Daily we suffer violence–verbal or visual or vicarious–our own and that of others against us. We live a tragedy and in our fear we grasp for the safety of power, power against others, which is just another word for violence. In our reflexive self-defense, we actually increase our own vulnerability by intensifying the struggle for control. And as we make power the key player on the chessboard, we forfeit other pieces in its place–forgiveness, negotiation, withdrawal–and trading off other alternatives leaves us dependent on force, an ever deepening addiction to a cycle of fear and reaction. Against our deep assumptions, power over others does not bring freedom, but bondage.
I am repeatedly guilty of this failing. Just yesterday a friend on Facebook posted a meme declaring the ungodliness of those who believe as I do, and I left a sarcastic comment, passive aggression. That sort of response typically yields polarization and antipathy, heat rather than light: sides are drawn, camps solidified, villainization and attacks ensue. Emotions carry us forward, tromping over fairness, insight, and empathy. Anger runs in my blood, in my genes actually, and though I usually keep it caged, I feel its hot breath clamoring to be loosed whenever I am crossed. Multiply that through thousands of thoughts and interactions spread across the whole of our society (with the help of the web) and you have today’s social maelstrom.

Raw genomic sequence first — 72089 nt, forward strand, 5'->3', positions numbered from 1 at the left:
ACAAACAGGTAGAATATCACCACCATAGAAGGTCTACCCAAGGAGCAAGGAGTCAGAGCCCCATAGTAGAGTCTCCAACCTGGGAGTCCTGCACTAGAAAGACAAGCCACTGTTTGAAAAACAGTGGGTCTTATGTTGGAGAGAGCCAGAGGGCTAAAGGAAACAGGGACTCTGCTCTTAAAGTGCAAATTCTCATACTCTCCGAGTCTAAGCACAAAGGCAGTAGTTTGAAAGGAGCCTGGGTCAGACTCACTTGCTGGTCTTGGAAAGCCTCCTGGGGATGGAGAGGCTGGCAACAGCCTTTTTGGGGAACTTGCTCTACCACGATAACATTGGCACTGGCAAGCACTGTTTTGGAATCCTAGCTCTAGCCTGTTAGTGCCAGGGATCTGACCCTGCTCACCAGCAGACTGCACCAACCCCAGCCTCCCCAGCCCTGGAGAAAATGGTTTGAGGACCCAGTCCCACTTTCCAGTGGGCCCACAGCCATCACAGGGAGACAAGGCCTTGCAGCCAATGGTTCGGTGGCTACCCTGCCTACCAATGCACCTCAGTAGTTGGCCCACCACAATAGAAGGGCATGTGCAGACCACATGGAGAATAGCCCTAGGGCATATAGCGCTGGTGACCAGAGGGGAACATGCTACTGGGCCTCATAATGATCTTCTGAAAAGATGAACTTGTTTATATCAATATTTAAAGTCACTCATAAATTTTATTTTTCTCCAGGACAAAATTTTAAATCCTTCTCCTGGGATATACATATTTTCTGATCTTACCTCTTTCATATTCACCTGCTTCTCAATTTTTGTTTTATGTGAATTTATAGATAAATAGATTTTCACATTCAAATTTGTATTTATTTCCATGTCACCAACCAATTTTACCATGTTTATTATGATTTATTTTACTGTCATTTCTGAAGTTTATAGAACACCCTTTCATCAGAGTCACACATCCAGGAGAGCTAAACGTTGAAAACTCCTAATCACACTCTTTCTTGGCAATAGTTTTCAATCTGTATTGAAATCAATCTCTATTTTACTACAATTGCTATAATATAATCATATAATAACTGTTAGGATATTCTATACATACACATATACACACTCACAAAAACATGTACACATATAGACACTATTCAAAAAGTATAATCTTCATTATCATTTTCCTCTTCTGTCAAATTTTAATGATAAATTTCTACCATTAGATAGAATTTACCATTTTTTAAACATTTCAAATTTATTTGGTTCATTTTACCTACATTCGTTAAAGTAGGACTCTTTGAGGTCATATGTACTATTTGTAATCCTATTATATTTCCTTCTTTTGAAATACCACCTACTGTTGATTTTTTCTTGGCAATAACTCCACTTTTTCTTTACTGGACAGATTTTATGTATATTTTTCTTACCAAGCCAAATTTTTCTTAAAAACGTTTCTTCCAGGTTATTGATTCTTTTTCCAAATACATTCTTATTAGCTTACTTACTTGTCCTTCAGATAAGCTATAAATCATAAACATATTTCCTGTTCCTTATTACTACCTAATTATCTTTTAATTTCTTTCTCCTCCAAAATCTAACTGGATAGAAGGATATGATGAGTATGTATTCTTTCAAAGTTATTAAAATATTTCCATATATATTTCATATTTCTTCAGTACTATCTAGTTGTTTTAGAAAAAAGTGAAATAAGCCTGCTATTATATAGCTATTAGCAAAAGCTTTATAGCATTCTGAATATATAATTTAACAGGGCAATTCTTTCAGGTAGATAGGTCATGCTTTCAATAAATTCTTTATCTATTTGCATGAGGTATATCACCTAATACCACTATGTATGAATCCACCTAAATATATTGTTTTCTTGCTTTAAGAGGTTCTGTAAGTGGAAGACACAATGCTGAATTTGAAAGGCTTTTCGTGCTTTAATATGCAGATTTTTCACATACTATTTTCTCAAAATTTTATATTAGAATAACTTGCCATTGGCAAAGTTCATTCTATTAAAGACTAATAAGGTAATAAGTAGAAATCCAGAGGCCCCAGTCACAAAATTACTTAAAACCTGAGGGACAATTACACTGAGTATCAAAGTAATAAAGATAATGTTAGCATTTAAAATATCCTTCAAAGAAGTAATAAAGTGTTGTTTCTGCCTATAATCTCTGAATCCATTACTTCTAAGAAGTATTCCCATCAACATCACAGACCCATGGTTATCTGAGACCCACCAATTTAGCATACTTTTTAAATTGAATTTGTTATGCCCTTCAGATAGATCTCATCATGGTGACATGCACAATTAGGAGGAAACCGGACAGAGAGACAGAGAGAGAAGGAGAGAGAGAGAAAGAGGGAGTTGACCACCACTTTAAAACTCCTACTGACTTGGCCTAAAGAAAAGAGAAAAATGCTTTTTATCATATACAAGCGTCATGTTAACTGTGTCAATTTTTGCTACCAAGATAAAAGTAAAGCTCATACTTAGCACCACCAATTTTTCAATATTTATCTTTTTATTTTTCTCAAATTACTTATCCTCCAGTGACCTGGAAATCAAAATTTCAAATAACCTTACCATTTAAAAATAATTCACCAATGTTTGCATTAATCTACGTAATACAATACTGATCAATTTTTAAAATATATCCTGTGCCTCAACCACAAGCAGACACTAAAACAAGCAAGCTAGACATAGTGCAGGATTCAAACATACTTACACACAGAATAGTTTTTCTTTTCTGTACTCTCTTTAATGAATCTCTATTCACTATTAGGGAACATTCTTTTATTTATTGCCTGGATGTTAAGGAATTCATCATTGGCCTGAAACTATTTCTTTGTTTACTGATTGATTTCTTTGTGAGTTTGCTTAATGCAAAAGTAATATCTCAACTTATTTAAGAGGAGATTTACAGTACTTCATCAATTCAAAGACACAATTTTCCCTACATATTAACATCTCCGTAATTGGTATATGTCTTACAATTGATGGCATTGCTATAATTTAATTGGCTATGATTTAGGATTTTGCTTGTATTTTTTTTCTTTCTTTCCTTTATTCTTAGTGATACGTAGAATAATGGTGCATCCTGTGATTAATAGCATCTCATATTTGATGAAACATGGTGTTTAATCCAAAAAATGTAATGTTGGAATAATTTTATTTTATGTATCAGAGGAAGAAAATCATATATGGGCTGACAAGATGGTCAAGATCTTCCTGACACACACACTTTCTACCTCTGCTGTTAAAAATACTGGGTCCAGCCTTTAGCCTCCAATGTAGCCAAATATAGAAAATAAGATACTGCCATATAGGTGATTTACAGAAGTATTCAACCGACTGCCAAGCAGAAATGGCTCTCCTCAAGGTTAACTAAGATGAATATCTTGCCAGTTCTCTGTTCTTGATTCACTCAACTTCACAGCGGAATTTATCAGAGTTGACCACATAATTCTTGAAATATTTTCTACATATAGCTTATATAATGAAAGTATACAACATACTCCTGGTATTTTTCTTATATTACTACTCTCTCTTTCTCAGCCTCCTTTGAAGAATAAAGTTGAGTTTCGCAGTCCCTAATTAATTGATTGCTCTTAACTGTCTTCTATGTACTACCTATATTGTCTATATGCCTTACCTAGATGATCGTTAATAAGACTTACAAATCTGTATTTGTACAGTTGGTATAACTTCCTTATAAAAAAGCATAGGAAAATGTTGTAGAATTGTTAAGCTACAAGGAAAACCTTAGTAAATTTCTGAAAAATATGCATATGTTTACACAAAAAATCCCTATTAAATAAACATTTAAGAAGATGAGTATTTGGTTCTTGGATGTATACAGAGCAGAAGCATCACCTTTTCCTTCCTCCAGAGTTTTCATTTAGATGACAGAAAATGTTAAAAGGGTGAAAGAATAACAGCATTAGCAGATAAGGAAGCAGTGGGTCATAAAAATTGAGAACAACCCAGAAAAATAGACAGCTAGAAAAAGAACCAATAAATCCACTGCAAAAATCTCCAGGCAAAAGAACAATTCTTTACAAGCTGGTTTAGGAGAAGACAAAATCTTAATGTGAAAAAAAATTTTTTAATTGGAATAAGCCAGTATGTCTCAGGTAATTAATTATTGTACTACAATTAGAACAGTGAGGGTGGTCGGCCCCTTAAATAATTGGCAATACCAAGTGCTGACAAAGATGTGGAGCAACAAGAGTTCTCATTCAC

And as a contributor to this seething caldron, I am in part responsible for the Orlando shooting. Perhaps this is my most valuable lesson to take from this tragedy–to reflect on how I myself breath life–or rather death–into the antagonisms of our age. I am shocked at how we use Christian beliefs to defend our gun culture… until I see how quickly, reflexively, unthinkingly I turn to emotional self-defense as I reject the other and grasp for power. As a nation, we trust power above all, but that only keeps the war going.
Jesus showed us a different way, a holy way, a frighteningly difficult way that is only accessible by faith. We had but two responses to threat: flight or fight. Until Jesus showed us the only redemptive way–to absorb antagonism rather than counter it or flee it. Absorbing is quite different from yielding. It is not passive acquiescence but active engagement; it is not being pushed around, but holding ones ground while giving only grace; it is accepting anger, hatred, and malice and returning empathy, kindness, and understanding. “Bless those who persecute you, pray for those who mistreat you,” Jesus said. We overcome evil with good. It is the way of the cross. It is the only way I know to be part of the healing of this land rather than its demise.